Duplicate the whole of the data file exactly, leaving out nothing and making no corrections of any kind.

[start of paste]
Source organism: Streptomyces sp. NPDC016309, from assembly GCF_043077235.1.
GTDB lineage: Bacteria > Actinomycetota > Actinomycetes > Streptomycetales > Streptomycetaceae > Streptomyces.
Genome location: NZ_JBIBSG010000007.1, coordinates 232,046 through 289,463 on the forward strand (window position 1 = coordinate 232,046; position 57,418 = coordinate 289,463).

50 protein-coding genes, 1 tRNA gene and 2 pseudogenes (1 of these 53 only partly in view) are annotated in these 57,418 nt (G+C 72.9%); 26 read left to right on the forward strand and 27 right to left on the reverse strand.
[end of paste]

Source organism: Streptomyces sp. NPDC016309, from assembly GCF_043077235.1.
GTDB lineage: Bacteria > Actinomycetota > Actinomycetes > Streptomycetales > Streptomycetaceae > Streptomyces.
Genome location: NZ_JBIBSG010000007.1, coordinates 232,046 through 289,463 on the forward strand (window position 1 = coordinate 232,046; position 57,418 = coordinate 289,463).

50 protein-coding genes, 1 tRNA gene and 2 pseudogenes (1 of these 53 only partly in view) are annotated in these 57,418 nt (G+C 72.9%); 26 read left to right on the forward strand and 27 right to left on the reverse strand.